The Silver-eared Mesia

Grant Rishman

Abstract


Softb

ills in Canada are not the easiest of birds to obtain so a few years ago when we decided to add some Silver-eared Mesias to our collection we quickly realized that we would have to buy them from abroad. We imported about 20 birds from Holland. When they arrived in quarantine it was very disappointing to see that half the birds had no feathers on their head and back while the other half had no feathers at all. By the end of the 30 day quarantine all the birds, with one exception, looked quite good. We were very surprised at how much demand there was for these birds so all the birds were sold except one hen and ''the bald guy:' We housed these birds individually and it was a couple of months before the feathers started to appear. The wait was well worth it. The bird

4 October I November 1992
eventually moulted all his feathers and was transformed from an ''ugly duckling" into a beautiful, proud, male mesia. With the plumage came the song, seven to eight notes of pure energy. The song is more tuneful than the Pekin Robin and considerably louder. We are fortunate to have some understanding neighbours as the male can be heard one-half mile away!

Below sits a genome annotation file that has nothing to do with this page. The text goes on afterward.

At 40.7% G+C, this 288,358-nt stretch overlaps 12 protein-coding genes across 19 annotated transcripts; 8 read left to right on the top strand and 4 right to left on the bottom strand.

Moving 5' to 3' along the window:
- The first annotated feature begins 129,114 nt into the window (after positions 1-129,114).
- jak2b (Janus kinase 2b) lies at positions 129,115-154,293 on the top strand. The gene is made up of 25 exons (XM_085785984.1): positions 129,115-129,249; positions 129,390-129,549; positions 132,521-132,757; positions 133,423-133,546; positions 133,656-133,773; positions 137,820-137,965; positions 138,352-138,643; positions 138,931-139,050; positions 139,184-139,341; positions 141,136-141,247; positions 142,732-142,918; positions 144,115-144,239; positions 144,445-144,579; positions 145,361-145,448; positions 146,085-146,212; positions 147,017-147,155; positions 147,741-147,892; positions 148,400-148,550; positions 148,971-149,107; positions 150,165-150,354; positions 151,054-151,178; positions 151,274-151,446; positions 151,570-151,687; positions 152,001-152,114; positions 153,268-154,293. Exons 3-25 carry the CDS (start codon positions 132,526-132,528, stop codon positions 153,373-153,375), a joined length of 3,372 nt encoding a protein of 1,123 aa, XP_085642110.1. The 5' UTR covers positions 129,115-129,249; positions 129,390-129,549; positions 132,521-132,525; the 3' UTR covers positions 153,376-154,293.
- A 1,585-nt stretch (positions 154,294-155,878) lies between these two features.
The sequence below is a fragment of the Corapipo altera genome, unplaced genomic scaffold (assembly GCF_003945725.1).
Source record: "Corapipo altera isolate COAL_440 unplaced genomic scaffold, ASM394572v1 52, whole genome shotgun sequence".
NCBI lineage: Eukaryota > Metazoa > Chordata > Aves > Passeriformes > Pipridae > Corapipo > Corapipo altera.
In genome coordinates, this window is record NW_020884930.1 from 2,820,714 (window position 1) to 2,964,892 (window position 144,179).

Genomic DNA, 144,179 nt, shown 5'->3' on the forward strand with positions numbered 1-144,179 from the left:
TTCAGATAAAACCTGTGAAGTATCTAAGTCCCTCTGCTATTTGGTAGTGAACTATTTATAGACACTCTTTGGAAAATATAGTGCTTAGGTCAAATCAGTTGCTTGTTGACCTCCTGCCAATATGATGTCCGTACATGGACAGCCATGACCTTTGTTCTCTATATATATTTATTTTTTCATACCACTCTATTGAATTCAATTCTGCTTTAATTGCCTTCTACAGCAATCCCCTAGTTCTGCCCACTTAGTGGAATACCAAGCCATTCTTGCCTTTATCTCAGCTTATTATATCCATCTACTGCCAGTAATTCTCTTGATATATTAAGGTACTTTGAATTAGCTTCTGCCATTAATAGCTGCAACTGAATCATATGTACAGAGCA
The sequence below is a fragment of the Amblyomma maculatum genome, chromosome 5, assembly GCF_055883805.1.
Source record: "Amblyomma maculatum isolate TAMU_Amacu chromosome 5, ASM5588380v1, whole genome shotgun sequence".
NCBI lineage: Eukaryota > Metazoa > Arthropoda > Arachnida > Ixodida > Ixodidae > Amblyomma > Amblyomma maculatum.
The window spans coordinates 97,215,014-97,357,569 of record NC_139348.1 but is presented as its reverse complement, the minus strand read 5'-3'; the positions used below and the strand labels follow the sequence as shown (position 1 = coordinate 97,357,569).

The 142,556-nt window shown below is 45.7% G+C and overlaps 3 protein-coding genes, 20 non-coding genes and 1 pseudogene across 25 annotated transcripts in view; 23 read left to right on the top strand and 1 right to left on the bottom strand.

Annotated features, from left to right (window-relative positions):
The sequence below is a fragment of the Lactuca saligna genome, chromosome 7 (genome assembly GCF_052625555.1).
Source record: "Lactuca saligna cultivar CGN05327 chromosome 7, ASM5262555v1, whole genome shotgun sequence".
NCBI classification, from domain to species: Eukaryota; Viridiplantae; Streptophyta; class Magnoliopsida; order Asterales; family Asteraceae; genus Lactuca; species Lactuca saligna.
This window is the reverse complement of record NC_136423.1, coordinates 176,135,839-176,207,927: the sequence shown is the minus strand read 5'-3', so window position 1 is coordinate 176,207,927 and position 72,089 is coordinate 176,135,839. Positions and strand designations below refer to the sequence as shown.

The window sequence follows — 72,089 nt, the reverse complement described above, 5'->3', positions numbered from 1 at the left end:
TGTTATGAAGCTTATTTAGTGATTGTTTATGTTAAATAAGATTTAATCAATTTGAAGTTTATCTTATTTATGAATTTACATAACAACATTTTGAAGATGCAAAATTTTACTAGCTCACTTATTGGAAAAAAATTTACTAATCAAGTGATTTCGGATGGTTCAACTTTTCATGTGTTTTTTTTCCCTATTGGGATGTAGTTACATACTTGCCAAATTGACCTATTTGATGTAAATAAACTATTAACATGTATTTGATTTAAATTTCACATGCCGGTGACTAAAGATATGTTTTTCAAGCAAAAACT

In their natural habitat in Burma and the Himalayas, the Silver-eared Mesia (Leiothrix argentauris) frequents secondary growth and abandoned cultivation clearings. It has been found as low as 1,000 feet in Burma, but it is much more common above 3 ,000 feet and has been reported as high as 7 ,000 feet in the Himalayas. Coming from this altitude the birds are incredibly hardy and remain totally unconcerned if the winter temperature drops to below freezing. However, it is best if they have access to frost free accommodation when the temperature drops this low.

Over the years we have found that mesias have different temperaments when they start to breed. Some pairs are quite happy to share their aviaries with other species like Pekin Robins, doves, thrushes and even Green Singing Finches, while we have one pair that become positively murderous when they start nesting. The only nesting material that any of the mesias have used is coconut fibre. (One year we could not obtain any and the pairs laid their eggs on the bare nest - none hatched that year!)





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